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Is Your Refinance "Too Big to Fail"?

[Oct 2, 2009.]

 

Yes, I've used the "too big to fail" headline before (twice in one day).

But that's no excuse to not examine how the new too big to fail legislation being discussed by Congress could help or hurt the millions of Americans who either want to refinance now or will want to refinance soon.

Too big to fail, of course, refers to the notion that the collapse of certain financial institutions would endanger the entire financial system, therefore those financial institutions are protected by the government, if not explicitly (Fannie Mae and Freddie Mac) then implicitly (Bank of America, Citigroup).

The refinancing angle of the too big to fail debate is an interesting one if only because the major banks have been snapping up plain vanilla refinances with such reckless abandon over the past months.

It would be strange if big banks didn't go for the low-hanging refinance fruit. Especially in the case of a standard conforming loan (under $417,000 loan amount), the opportunity to make good fees and interest income with the full backing of the U.S. government is nice work if you can get it.

No wonder banks are back to making money (not that there's anything wrong with that).

Nevertheless, as this too big to fail article points out, at some point the banks that are too big to fail have to undergo some sort of restructuring process. The most cogent argument in this direction calls for big banks to separate their investment activities from their lending and deposit activities.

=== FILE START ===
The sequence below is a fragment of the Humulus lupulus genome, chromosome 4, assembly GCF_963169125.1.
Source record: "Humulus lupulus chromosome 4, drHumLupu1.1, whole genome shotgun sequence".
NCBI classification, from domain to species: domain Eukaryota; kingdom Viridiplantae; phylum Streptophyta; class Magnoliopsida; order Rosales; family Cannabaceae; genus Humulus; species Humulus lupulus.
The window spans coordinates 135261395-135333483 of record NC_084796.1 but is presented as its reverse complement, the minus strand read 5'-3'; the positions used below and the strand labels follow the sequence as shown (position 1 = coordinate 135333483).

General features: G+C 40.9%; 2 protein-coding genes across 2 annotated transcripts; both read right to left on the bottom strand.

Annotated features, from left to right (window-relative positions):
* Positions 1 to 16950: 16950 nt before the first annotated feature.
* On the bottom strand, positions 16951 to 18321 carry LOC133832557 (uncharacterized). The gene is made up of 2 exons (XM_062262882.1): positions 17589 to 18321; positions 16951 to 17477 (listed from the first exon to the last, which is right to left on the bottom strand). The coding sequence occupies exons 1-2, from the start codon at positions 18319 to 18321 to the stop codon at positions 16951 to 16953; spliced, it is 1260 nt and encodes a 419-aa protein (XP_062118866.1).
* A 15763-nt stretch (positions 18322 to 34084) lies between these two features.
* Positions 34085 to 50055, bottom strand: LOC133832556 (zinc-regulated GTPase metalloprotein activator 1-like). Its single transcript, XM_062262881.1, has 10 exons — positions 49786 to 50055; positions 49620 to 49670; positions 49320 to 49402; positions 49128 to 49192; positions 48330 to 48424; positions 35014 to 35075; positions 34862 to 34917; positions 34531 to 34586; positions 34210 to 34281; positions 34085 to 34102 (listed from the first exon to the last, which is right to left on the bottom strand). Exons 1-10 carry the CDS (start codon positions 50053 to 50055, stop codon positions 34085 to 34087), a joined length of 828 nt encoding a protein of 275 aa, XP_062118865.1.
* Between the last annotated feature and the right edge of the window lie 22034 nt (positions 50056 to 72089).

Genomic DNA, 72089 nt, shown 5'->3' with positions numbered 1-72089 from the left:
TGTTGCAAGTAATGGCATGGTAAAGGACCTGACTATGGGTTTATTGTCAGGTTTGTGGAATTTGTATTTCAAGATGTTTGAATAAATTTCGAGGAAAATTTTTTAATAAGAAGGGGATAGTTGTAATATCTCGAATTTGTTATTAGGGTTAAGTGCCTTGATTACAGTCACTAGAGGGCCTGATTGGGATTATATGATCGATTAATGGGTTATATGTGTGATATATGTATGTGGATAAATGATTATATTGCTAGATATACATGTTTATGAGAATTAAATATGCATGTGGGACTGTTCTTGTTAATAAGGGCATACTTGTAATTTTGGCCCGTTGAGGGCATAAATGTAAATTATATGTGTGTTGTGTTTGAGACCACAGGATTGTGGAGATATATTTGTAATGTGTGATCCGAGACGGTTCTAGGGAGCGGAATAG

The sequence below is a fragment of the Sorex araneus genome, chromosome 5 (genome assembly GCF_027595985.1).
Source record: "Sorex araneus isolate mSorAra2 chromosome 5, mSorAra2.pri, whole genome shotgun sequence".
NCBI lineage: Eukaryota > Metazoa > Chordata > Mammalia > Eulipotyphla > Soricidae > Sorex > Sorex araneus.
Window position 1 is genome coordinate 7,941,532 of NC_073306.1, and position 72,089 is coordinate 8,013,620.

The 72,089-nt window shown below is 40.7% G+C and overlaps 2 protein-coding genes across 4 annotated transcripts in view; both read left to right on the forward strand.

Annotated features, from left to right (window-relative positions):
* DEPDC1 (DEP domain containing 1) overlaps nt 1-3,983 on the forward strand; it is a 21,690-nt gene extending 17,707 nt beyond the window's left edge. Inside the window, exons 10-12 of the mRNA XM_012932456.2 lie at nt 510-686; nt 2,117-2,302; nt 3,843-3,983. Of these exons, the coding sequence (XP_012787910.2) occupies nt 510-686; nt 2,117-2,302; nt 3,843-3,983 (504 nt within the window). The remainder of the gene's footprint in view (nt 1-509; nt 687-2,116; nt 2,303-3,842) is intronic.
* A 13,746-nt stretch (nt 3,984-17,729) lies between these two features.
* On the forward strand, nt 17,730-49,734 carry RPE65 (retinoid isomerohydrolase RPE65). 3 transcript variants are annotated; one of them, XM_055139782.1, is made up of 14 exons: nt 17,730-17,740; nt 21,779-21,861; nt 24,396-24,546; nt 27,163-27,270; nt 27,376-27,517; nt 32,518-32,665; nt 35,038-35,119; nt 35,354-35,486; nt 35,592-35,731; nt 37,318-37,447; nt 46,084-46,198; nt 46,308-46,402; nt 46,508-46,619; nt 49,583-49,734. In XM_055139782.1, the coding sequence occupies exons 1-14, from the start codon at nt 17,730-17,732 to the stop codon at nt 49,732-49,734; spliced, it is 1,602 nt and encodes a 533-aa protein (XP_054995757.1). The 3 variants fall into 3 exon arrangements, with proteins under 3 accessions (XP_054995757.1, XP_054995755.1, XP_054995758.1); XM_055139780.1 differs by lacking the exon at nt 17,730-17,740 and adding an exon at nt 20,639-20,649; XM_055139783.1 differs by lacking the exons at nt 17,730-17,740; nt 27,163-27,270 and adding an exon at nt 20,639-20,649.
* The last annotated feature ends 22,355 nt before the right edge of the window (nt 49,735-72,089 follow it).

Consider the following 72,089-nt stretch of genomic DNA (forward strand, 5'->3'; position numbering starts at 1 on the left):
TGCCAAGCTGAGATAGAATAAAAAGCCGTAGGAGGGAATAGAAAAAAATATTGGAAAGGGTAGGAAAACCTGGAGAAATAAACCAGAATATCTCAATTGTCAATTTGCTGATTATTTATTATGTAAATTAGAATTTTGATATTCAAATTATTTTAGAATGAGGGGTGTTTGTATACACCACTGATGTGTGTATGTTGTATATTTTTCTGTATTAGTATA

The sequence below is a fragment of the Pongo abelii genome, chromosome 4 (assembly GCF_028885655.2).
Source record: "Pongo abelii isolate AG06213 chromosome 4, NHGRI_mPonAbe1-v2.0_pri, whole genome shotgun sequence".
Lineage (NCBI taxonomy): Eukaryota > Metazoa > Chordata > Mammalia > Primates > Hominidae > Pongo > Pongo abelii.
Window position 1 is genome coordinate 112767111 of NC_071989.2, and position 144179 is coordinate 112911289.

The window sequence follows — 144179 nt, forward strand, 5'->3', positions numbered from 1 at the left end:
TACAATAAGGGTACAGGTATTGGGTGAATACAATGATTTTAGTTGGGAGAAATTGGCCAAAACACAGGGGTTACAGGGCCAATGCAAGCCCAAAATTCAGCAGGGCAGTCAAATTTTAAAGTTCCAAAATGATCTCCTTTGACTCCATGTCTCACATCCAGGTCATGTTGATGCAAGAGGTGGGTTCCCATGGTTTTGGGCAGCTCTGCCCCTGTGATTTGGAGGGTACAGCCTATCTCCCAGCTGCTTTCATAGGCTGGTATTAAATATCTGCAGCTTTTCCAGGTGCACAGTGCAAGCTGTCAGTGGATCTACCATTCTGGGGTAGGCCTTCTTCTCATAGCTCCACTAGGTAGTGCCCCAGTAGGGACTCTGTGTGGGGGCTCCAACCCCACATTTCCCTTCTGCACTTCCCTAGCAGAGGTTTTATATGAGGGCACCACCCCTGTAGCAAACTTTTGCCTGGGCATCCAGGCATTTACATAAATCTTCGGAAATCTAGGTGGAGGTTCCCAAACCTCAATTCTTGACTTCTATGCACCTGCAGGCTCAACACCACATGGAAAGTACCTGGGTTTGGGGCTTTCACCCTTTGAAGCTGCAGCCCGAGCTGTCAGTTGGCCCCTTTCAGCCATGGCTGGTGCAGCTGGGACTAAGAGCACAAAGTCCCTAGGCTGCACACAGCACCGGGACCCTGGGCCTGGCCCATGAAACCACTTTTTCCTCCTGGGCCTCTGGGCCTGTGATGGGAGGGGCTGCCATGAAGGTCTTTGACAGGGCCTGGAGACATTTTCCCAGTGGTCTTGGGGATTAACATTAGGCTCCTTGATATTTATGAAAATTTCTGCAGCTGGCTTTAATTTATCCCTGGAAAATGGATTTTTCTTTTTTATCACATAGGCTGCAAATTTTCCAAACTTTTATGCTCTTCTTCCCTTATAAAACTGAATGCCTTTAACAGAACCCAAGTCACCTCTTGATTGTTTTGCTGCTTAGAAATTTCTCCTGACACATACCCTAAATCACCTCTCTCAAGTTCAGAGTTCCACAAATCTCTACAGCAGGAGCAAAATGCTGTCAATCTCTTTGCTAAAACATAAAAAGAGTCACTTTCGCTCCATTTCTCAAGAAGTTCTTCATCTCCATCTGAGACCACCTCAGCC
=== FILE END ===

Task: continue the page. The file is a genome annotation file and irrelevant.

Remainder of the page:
In essence, the new regulations would mirror the old regulations of the Glass-Steagall Act, which prohibited banks from owning other financial institutions that take more risk (such as, say, bond trading houses). A return to that simpler era, in today's age of Goldman Sachs being widely regarded as a "giant vampire squid," would necessitate many Solomonic decisions about which half of the baby belongs to whom.

If in fact banking in the traditional sense (lending, deposits) were to be separated by law from risk-laden activities like trading, what effect that might have on refinance rates?

Would the too big to fail banks take on more mortgages or fewer? Would the system work better, or would refinance hopefuls pine for the days when trading profits fueled low cost home loans?

As usual, questions are more plentiful than answers as the mortgage market tries to figure itself out...with a little help from its friends on Capitol Hill.

 

About Author:

Andrew Freiburghouse is a writer and businessman. He has worked as a magazine reporter, tax preparer, screenwriter, copywriter, and loan officer. He graduated from Santa Clara University in 1999 with a B.A. in English. Andrew was born and raised in the City of Los Angeles.

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